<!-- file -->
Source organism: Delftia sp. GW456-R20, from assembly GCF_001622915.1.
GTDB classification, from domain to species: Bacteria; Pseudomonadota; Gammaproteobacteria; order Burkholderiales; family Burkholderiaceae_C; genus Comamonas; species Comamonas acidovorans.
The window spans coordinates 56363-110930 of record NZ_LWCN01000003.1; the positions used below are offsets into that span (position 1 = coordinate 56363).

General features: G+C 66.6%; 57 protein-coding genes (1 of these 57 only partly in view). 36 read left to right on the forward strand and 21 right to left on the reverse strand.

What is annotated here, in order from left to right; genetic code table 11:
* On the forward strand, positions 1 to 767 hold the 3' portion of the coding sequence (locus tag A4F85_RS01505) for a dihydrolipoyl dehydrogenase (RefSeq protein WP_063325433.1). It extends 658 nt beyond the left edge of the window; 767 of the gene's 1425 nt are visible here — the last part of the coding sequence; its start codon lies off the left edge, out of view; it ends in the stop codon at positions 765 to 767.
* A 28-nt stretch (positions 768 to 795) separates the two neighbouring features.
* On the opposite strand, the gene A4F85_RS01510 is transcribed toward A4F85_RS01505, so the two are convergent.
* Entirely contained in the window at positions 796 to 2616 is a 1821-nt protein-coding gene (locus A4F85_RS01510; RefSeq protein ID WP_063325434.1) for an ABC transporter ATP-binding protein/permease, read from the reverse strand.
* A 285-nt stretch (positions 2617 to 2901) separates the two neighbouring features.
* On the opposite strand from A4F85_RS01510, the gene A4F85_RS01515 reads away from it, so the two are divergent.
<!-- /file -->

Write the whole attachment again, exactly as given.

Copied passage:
Source organism: Delftia sp. GW456-R20, from assembly GCF_001622915.1.
GTDB classification, from domain to species: Bacteria; Pseudomonadota; Gammaproteobacteria; order Burkholderiales; family Burkholderiaceae_C; genus Comamonas; species Comamonas acidovorans.
The window spans coordinates 56363-110930 of record NZ_LWCN01000003.1; the positions used below are offsets into that span (position 1 = coordinate 56363).

General features: G+C 66.6%; 57 protein-coding genes (1 of these 57 only partly in view). 36 read left to right on the forward strand and 21 right to left on the reverse strand.

What is annotated here, in order from left to right; genetic code table 11:
* On the forward strand, positions 1 to 767 hold the 3' portion of the coding sequence (locus tag A4F85_RS01505) for a dihydrolipoyl dehydrogenase (RefSeq protein WP_063325433.1). It extends 658 nt beyond the left edge of the window; 767 of the gene's 1425 nt are visible here — the last part of the coding sequence; its start codon lies off the left edge, out of view; it ends in the stop codon at positions 765 to 767.
* A 28-nt stretch (positions 768 to 795) separates the two neighbouring features.
* On the opposite strand, the gene A4F85_RS01510 is transcribed toward A4F85_RS01505, so the two are convergent.
* Entirely contained in the window at positions 796 to 2616 is a 1821-nt protein-coding gene (locus A4F85_RS01510; RefSeq protein ID WP_063325434.1) for an ABC transporter ATP-binding protein/permease, read from the reverse strand.
* A 285-nt stretch (positions 2617 to 2901) separates the two neighbouring features.
* On the opposite strand from A4F85_RS01510, the gene A4F85_RS01515 reads away from it, so the two are divergent.